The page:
WASHINGTON (AP) — The Major League Baseball Players Association is joining the AFL-CIO in an effort to strengthen its position in the aftermath of one labor struggle and in the midst of another.
Executive director Tony Clark made the announcement Wednesday alongside AFL-CIO President Liz Shuler during an event at the National Press Club, discussing the MLBPA’s attempt to unionize minor leaguers following a nearly 100-day lockout that delayed the start of the season.
Clark cited lessons learned from 2020, when minor league baseball was not played, as a major impetus for this decision.
“Over the past couple of years, our experiences have suggested now is the right time to have that conversation,” he said. “We are in a world now where strengthening our organization, strengthening our player fraternity by bringing the minor leaguers under our umbrella, as well as joining the AFL-CIO and doing so alongside our brothers and sisters that are part of the labor movement, together we’re going to navigate that chaos, and together we’re going to work through it.”
Shuler called it “an incredible moment for the labor movement.” Clark said baseball players want to strengthen their organization by supporting minor leaguers and becoming part of the AFL-CIO.
The MLBPA is the 58th union to affiliate with the AFL-CIO, the largest labor federation in the U.S. with 12.5 million members. The AFL-CIO’s Sports Council already included players’ associations from the NFL, National Women’s Soccer League, United Soccer League and U.S. Women’s National Team.
The International Alliance of Theatrical and Stage Employees, whose members are involved in broadcasting and staging major league games, voiced support for the move.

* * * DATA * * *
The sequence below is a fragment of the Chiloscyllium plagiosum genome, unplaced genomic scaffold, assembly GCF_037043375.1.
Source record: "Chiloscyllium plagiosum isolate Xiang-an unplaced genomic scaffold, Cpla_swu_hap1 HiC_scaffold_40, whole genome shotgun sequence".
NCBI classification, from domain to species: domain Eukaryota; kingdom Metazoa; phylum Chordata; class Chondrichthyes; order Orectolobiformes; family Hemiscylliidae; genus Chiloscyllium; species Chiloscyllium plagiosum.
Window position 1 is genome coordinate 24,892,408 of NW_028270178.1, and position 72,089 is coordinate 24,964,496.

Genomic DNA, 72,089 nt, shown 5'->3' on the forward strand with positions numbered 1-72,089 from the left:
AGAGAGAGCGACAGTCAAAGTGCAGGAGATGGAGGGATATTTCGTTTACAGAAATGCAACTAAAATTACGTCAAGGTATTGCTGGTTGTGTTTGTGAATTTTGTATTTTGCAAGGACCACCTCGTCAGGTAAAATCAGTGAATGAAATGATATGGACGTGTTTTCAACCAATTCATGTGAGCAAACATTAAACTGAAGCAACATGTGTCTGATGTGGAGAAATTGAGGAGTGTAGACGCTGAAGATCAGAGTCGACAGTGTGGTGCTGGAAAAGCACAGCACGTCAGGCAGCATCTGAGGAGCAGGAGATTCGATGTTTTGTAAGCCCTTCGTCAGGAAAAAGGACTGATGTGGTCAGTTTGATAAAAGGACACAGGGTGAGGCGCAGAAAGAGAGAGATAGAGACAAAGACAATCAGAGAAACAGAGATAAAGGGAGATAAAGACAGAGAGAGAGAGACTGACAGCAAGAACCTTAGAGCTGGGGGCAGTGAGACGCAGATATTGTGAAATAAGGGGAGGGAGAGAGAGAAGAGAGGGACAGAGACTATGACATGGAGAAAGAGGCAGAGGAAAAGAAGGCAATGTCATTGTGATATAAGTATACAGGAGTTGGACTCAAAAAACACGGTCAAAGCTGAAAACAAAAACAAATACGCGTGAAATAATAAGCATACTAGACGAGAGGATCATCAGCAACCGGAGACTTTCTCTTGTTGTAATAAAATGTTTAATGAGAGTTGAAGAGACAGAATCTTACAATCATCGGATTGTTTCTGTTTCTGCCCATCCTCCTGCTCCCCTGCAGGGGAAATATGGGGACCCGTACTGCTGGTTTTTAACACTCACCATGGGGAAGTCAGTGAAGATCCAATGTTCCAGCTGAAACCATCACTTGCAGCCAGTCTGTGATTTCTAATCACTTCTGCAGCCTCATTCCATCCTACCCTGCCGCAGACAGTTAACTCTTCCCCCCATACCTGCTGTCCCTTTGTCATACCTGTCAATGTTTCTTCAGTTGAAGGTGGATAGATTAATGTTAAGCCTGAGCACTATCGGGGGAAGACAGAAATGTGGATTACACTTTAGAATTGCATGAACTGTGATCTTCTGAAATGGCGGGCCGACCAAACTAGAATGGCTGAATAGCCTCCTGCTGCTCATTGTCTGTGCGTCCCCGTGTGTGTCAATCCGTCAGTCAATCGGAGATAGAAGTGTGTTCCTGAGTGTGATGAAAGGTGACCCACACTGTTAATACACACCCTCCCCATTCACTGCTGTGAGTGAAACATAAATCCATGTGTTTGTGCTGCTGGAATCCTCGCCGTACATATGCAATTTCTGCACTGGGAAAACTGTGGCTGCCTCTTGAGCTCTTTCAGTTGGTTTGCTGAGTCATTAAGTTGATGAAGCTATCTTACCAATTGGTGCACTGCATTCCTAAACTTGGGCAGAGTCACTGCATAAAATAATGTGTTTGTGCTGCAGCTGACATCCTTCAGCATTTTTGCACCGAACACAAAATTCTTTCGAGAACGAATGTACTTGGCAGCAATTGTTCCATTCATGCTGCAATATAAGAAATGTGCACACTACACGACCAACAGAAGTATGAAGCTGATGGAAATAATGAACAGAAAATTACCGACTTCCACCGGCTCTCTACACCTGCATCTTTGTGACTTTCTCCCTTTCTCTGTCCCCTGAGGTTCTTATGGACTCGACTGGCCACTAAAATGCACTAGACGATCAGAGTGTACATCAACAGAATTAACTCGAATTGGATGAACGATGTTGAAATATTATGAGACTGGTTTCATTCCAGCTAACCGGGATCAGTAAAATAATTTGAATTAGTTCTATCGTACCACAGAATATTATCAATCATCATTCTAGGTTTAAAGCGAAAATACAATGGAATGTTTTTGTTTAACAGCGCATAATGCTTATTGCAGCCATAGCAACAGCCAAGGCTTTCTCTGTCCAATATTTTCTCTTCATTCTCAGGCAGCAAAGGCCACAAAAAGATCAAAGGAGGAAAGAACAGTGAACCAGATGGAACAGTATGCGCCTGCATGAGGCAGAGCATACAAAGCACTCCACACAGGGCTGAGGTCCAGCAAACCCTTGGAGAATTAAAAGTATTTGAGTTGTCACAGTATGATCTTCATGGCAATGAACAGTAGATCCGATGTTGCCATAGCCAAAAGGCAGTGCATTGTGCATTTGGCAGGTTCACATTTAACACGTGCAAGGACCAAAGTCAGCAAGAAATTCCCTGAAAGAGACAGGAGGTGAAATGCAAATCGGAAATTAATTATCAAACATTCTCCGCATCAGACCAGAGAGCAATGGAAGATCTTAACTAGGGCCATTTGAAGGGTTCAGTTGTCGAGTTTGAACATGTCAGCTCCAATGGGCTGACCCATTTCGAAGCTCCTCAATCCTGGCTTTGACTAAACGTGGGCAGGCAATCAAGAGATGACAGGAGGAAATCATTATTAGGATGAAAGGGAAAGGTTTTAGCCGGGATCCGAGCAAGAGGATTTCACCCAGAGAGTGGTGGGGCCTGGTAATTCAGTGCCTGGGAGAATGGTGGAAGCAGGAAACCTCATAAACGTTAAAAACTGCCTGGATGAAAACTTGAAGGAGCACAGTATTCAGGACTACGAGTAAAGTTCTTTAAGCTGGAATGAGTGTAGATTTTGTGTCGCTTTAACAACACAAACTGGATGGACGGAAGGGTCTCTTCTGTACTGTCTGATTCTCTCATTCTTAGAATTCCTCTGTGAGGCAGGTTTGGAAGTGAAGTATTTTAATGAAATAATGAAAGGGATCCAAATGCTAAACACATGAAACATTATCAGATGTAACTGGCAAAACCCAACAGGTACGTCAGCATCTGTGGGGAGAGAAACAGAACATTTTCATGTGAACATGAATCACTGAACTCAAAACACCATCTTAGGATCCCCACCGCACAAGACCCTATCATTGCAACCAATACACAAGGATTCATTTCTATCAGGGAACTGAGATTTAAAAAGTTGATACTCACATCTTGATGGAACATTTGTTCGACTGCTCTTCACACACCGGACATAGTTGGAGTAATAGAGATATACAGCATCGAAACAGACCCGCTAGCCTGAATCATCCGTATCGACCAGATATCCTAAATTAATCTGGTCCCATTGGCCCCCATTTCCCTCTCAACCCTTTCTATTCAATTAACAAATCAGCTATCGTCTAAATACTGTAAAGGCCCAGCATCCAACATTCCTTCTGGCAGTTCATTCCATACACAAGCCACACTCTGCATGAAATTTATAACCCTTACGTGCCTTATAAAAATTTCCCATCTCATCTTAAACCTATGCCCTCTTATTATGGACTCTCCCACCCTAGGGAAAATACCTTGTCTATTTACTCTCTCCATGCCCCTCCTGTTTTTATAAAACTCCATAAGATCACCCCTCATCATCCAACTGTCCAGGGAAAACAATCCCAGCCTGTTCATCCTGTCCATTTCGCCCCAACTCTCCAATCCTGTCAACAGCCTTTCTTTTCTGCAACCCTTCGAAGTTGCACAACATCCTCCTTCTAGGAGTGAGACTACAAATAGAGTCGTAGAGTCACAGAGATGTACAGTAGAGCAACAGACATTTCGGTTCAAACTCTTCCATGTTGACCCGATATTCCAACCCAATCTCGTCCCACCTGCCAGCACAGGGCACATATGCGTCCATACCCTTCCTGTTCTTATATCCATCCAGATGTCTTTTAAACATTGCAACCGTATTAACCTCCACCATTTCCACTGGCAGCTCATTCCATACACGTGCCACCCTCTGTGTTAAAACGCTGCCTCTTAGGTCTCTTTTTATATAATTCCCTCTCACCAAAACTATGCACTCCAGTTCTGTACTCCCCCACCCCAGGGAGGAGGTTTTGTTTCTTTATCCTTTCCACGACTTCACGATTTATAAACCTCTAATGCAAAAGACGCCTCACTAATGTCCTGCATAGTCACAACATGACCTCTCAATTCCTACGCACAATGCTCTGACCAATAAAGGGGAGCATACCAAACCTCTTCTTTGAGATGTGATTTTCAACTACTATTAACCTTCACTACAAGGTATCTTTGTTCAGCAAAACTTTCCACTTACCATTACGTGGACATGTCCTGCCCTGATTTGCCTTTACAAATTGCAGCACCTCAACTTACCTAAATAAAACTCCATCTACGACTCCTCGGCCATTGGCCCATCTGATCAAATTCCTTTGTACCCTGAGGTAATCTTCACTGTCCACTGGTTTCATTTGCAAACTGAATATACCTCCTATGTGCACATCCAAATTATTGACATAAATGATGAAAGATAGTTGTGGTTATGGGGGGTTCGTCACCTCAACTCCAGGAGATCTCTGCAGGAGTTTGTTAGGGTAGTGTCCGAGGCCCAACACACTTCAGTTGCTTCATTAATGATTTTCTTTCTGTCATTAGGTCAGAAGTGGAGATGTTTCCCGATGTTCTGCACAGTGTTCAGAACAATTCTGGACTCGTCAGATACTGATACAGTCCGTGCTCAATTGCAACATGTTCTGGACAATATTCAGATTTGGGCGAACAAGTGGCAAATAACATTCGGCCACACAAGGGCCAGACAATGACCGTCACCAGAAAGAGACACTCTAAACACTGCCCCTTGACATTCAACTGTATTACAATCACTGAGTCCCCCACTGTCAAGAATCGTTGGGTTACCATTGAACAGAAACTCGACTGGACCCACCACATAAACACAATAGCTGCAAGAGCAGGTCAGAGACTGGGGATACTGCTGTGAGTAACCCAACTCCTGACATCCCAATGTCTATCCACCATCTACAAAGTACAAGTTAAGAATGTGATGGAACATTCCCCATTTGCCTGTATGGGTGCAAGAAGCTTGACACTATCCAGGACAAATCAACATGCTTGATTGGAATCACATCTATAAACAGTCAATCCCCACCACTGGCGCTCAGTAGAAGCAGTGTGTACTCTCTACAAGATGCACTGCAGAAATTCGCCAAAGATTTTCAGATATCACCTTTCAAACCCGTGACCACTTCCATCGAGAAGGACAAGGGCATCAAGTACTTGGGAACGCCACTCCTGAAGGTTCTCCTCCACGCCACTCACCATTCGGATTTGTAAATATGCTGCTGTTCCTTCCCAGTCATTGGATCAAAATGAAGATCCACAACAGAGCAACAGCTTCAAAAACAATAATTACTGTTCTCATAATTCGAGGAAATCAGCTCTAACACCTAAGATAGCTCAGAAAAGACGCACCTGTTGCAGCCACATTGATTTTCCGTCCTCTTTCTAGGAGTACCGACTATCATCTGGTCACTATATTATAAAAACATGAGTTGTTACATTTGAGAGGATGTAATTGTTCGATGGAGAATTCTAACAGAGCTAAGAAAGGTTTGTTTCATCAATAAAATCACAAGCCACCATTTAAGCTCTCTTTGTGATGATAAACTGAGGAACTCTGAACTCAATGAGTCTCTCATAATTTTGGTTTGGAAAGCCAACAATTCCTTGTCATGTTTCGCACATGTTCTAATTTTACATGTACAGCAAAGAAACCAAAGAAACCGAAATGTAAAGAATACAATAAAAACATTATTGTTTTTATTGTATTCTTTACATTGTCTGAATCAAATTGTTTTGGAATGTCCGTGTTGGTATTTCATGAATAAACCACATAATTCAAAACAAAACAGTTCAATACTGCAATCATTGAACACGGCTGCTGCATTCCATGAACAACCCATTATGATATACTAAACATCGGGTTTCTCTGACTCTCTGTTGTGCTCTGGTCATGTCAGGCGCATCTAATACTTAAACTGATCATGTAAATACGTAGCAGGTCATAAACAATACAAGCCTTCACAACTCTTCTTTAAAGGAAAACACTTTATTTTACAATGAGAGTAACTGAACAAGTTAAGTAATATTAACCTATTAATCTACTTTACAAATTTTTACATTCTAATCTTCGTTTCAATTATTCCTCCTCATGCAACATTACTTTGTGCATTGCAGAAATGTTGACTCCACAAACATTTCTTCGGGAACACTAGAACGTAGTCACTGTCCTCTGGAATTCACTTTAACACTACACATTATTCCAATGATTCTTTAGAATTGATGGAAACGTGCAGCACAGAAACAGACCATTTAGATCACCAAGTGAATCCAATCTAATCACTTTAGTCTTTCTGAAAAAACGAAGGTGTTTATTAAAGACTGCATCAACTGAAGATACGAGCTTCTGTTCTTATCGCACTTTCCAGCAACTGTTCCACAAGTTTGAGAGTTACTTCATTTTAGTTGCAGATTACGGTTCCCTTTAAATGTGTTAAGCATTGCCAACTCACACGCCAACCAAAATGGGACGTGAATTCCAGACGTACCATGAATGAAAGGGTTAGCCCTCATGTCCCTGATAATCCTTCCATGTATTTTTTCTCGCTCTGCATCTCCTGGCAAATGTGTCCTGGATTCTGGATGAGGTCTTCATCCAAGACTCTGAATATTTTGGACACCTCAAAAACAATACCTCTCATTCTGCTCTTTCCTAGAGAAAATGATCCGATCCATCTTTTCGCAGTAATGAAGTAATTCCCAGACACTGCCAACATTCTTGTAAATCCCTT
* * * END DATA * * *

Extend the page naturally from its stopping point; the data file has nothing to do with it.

“Today’s announcement was a winning play by the players’ association,” president Matthew D. Loeb said in a statement. “We look forward to working in solidarity with the MLBPA to improve both the fan experience and the work lives of our members.”
The MLPBA on Tuesday asked management to voluntarily accept the union as the bargaining agent for minor leaguers. Bruce Meyer, the union’s deputy executive director, sent a letter to MLB Deputy Commissioner Dan Halem that claimed a majority of roughly 5,400 minor leaguers had signed authorization cards.
Clark repeated that assertion Wednesday, saying “thousands” of cards had been returned.
The MLBPA, which reached its first collective bargaining agreement for major leaguers in 1968, launched the minor league unionization drive Aug. 28. Players with minor league contracts, who earn as little as $400 weekly during the six-month season, would become their own bargaining unit within the MLBPA.
If MLB does not voluntarily accept the union, signed cards from 30% of the 5,000 to 6,500 minor leaguers in the bargaining unit would allow the union to file a petition to the National Labor Relations Board asking for a union authorization election. A majority vote in an election would authorize union representation.
“We support the MLBPA’s position, and so we’ll bring the full breadth and scope of the labor movement to back them up,” Shuler said. “And we hope that the league does the right thing.”
Baseball and the players settled on terms of a new collective bargaining agreement in March, ending the sport’s ninth work stoppage after 99 days and clearing the way for a full, 162-game regular season with opening day pushed back a week.
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